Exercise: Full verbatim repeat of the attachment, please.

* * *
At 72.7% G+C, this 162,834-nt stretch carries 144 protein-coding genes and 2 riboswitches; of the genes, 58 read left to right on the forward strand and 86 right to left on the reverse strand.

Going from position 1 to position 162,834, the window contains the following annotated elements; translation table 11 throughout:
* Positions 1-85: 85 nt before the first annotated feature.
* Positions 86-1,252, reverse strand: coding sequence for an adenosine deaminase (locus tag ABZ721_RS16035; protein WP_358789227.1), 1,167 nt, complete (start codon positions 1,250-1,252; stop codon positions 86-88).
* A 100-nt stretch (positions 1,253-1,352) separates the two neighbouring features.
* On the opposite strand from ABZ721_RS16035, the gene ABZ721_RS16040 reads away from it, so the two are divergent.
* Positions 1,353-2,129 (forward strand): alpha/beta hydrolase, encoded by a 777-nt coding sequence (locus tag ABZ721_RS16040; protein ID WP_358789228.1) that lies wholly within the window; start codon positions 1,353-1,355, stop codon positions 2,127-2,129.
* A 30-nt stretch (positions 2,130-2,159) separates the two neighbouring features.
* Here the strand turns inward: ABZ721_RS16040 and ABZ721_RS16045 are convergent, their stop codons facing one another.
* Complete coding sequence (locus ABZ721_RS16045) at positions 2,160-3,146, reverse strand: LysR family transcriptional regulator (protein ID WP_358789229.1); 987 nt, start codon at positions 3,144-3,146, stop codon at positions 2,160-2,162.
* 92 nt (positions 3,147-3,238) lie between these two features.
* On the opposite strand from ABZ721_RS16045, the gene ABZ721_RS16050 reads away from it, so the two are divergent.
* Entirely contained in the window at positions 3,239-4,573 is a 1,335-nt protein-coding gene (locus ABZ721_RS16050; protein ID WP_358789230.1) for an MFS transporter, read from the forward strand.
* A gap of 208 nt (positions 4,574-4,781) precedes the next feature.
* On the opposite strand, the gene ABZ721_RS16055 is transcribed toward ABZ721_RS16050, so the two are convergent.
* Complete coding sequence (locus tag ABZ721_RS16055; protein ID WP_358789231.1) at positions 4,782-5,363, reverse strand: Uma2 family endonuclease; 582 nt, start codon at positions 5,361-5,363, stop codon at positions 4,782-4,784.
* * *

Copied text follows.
At 72.7% G+C, this 162,834-nt stretch carries 144 protein-coding genes and 2 riboswitches; of the genes, 58 read left to right on the forward strand and 86 right to left on the reverse strand.

Going from position 1 to position 162,834, the window contains the following annotated elements; translation table 11 throughout:
* Positions 1-85: 85 nt before the first annotated feature.
* Positions 86-1,252, reverse strand: coding sequence for an adenosine deaminase (locus tag ABZ721_RS16035; protein WP_358789227.1), 1,167 nt, complete (start codon positions 1,250-1,252; stop codon positions 86-88).
* A 100-nt stretch (positions 1,253-1,352) separates the two neighbouring features.
* On the opposite strand from ABZ721_RS16035, the gene ABZ721_RS16040 reads away from it, so the two are divergent.
* Positions 1,353-2,129 (forward strand): alpha/beta hydrolase, encoded by a 777-nt coding sequence (locus tag ABZ721_RS16040; protein ID WP_358789228.1) that lies wholly within the window; start codon positions 1,353-1,355, stop codon positions 2,127-2,129.
* A 30-nt stretch (positions 2,130-2,159) separates the two neighbouring features.
* Here the strand turns inward: ABZ721_RS16040 and ABZ721_RS16045 are convergent, their stop codons facing one another.
* Complete coding sequence (locus ABZ721_RS16045) at positions 2,160-3,146, reverse strand: LysR family transcriptional regulator (protein ID WP_358789229.1); 987 nt, start codon at positions 3,144-3,146, stop codon at positions 2,160-2,162.
* 92 nt (positions 3,147-3,238) lie between these two features.
* On the opposite strand from ABZ721_RS16045, the gene ABZ721_RS16050 reads away from it, so the two are divergent.
* Entirely contained in the window at positions 3,239-4,573 is a 1,335-nt protein-coding gene (locus ABZ721_RS16050; protein ID WP_358789230.1) for an MFS transporter, read from the forward strand.
* A gap of 208 nt (positions 4,574-4,781) precedes the next feature.
* On the opposite strand, the gene ABZ721_RS16055 is transcribed toward ABZ721_RS16050, so the two are convergent.
* Complete coding sequence (locus tag ABZ721_RS16055; protein ID WP_358789231.1) at positions 4,782-5,363, reverse strand: Uma2 family endonuclease; 582 nt, start codon at positions 5,361-5,363, stop codon at positions 4,782-4,784.